# homeomorphism proof

• Mar 5th 2011, 11:33 AM
MathSucker
homeomorphism proof
I have:

$\displaystyle X= \{ (x,y) \in \Re^2 : 0 < x^2+y^2<1 \}$

$\displaystyle Y= \{ (x,y) \in \Re^2 : 1 < x^2+y^2<2 \}$

both have their usual topologies as subsbaces of $\displaystyle \Re^2$

I want to show that $\displaystyle X \equiv Y$

My work:

Let $\displaystyle S= \{ x:2<x<4 \}$

Let $\displaystyle f$ map $\displaystyle \{x \in \Re^2 : 0 < ||x|| < 1 \}$ to $\displaystyle \{x \in \Re^2: 1< ||x||<2 \}$ by:

$\displaystyle f(x) = (1 + \frac{1}{||x||})x$

Now, $\displaystyle =(1 + \frac{1}{||y||})y$

so $\displaystyle f$ is one-to-one and onto.

$\displaystyle f(f^{-1}(y))=(1+ \frac{1}{||f^{-1}(y)||})f^{-1}(y)$

$\displaystyle =(1+\frac{1}{||f^{-1}(y)||})(1- \frac{1}{||y||})y$

$\displaystyle = ( 1 + \frac{1}{||(1-\frac{1}{||y||})y||})(1-\frac{1}{||y||})y$

$\displaystyle = ( 1 + \frac{1}{(1-\frac{1}{||y||})||y||})(1-\frac{1}{||y||})y$

$\displaystyle = \frac{1}{1-\frac{1}{||y||}}( 1 + \frac{1}{||y||}-\frac{1}{||y||})(1-\frac{1}{||y||})y=y$

and

$\displaystyle f^{-1}(f(x))=(1- \frac{1}{||f(x)||})f^(x)$

$\displaystyle =(1-\frac{1}{||f(x)||})(1+ \frac{1}{||x||})x$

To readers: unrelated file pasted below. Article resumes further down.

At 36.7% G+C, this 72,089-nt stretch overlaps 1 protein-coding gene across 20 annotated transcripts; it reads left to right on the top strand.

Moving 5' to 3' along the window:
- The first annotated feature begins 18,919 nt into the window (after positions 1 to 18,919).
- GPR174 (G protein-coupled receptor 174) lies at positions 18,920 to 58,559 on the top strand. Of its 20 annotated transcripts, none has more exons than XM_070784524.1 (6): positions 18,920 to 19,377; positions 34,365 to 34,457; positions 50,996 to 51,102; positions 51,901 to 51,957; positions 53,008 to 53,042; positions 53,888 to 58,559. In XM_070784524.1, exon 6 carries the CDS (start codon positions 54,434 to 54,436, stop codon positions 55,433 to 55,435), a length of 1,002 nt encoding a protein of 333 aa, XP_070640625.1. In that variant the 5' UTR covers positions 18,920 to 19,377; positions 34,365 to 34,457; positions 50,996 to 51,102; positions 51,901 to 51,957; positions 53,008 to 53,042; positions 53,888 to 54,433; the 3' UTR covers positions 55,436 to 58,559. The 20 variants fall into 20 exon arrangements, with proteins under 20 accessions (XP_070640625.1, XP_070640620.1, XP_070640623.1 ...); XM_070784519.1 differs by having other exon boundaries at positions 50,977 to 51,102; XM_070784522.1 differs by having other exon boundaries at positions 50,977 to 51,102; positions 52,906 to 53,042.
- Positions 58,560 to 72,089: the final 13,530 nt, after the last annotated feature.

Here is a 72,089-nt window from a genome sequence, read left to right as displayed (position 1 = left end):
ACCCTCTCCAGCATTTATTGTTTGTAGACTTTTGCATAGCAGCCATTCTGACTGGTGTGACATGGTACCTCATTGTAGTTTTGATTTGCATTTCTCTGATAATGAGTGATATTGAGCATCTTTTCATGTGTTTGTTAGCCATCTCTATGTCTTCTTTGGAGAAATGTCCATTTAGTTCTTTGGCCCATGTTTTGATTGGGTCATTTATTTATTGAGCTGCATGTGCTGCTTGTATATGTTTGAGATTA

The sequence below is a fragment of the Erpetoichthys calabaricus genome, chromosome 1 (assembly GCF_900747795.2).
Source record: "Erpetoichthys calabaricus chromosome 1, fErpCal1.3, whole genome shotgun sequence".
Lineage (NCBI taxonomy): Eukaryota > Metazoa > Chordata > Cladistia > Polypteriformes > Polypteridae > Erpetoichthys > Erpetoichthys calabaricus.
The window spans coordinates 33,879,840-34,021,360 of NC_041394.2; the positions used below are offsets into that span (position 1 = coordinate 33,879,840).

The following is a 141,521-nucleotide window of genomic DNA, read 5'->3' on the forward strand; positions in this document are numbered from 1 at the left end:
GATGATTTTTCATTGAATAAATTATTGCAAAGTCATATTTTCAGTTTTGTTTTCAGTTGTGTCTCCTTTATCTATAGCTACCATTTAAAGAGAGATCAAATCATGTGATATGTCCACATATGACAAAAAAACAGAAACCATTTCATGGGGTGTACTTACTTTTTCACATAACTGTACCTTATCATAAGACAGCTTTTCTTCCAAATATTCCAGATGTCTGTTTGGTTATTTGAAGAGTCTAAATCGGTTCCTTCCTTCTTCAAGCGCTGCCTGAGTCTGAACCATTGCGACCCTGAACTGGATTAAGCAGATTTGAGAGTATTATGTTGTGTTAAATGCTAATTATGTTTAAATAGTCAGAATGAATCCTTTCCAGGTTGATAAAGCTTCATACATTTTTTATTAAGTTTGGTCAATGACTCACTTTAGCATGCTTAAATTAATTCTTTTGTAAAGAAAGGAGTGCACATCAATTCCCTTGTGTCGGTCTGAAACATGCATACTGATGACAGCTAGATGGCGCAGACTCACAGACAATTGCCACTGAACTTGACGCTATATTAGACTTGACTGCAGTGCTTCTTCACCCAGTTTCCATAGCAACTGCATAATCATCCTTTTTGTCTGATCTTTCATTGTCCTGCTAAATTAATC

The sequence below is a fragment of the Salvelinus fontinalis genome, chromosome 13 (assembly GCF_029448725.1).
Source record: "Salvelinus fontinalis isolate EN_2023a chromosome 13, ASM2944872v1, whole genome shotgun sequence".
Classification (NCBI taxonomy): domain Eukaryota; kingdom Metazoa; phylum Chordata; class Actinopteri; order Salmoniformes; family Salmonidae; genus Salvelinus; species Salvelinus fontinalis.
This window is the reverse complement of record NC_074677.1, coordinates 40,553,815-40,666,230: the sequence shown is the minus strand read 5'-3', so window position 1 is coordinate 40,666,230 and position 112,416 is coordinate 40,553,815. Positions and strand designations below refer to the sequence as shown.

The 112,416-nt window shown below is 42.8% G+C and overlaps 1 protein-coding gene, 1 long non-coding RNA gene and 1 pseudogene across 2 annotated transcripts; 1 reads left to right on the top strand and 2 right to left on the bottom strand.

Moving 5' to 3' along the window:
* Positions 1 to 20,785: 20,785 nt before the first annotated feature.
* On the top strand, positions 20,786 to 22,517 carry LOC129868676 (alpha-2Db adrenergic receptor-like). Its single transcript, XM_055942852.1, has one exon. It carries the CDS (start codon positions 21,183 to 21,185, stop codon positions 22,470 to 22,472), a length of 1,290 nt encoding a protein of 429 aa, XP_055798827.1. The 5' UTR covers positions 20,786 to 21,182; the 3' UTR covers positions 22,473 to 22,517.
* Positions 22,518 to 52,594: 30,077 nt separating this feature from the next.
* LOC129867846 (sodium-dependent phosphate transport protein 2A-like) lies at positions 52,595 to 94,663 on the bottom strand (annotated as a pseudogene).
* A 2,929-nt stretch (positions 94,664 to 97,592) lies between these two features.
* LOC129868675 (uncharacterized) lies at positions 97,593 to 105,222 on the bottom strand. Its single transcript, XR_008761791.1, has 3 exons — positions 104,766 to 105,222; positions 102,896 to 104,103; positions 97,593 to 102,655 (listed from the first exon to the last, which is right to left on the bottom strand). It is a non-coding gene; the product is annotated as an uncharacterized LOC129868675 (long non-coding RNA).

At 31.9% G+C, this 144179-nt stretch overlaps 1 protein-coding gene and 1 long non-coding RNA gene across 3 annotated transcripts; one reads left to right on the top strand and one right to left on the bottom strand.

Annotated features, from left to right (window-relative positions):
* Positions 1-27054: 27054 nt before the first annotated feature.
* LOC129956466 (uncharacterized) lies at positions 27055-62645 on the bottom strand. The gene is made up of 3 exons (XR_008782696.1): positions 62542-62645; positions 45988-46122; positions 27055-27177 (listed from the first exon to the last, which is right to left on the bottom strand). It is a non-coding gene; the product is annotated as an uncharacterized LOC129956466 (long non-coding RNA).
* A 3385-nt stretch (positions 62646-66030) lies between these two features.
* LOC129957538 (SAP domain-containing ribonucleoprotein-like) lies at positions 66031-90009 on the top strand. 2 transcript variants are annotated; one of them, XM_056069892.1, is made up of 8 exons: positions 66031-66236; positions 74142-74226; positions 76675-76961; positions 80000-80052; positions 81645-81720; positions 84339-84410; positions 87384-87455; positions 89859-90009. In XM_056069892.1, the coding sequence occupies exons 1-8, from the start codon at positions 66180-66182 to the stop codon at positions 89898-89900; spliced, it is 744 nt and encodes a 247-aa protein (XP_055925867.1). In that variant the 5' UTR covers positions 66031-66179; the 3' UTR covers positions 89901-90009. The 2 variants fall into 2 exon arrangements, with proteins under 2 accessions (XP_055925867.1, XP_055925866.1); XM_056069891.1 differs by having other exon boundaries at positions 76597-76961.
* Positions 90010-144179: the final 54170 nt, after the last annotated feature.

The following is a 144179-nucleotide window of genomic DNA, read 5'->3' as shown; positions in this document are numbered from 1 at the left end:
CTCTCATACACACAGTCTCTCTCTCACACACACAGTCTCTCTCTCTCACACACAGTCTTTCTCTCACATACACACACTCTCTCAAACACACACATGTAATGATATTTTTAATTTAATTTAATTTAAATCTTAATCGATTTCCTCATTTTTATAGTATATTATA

$\displaystyle = ( 1 - \frac{1}{||(1+\frac{1}{||x||})x||})(1+\frac{1}{||x ||})x$

$\displaystyle = ( 1 - \frac{1}{(1+\frac{1}{||x||})||x||})(1+\frac{1}{||x ||})x$

$\displaystyle = \frac{1}{1-\frac{1}{||x||}}( 1 + \frac{1}{||x||}-\frac{1}{||x||})(1+\frac{1}{||x||})x=x$

$\displaystyle f$ and $\displaystyle f^{-1}$ are continuous in the unduced topologies on both sets, so... that's it? (Headbang)
• Mar 6th 2011, 10:10 AM
Drexel28
Quote:

Originally Posted by MathSucker
I have:

$\displaystyle X= \{ (x,y) \in \Re^2 : 0 < x^2+y^2<1 \}$

$\displaystyle Y= \{ (x,y) \in \Re^2 : 1 < x^2+y^2<2 \}$

both have their usual topologies as subsbaces of $\displaystyle \Re^2$

I want to show that $\displaystyle X \equiv Y$

My work:

Let $\displaystyle S= \{ x:2<x<4 \}$

Let $\displaystyle f$ map $\displaystyle \{x \in \Re^2 : 0 < ||x|| < 1 \}$ to $\displaystyle \{x \in \Re^2: 1< ||x||<2 \}$ by:

$\displaystyle f(x) = (1 + \frac{1}{||x||})x$

Now, $\displaystyle =(1 + \frac{1}{||y||})y$

so $\displaystyle f$ is one-to-one and onto.

$\displaystyle f(f^{-1}(y))=(1+ \frac{1}{||f^{-1}(y)||})f^{-1}(y)$

$\displaystyle =(1+\frac{1}{||f^{-1}(y)||})(1- \frac{1}{||y||})y$

$\displaystyle = ( 1 + \frac{1}{||(1-\frac{1}{||y||})y||})(1-\frac{1}{||y||})y$

$\displaystyle = ( 1 + \frac{1}{(1-\frac{1}{||y||})||y||})(1-\frac{1}{||y||})y$

$\displaystyle = \frac{1}{1-\frac{1}{||y||}}( 1 + \frac{1}{||y||}-\frac{1}{||y||})(1-\frac{1}{||y||})y=y$

and

$\displaystyle f^{-1}(f(x))=(1- \frac{1}{||f(x)||})f^(x)$

$\displaystyle =(1-\frac{1}{||f(x)||})(1+ \frac{1}{||x||})x$

$\displaystyle = ( 1 - \frac{1}{||(1+\frac{1}{||x||})x||})(1+\frac{1}{||x ||})x$

$\displaystyle = ( 1 - \frac{1}{(1+\frac{1}{||x||})||x||})(1+\frac{1}{||x ||})x$

$\displaystyle = \frac{1}{1-\frac{1}{||x||}}( 1 + \frac{1}{||x||}-\frac{1}{||x||})(1+\frac{1}{||x||})x=x$

$\displaystyle f$ and $\displaystyle f^{-1}$ are continuous in the unduced topologies on both sets, so... that's it? (Headbang)

I didn't check it 100 %, but I looked at most and it looked correct. Good job!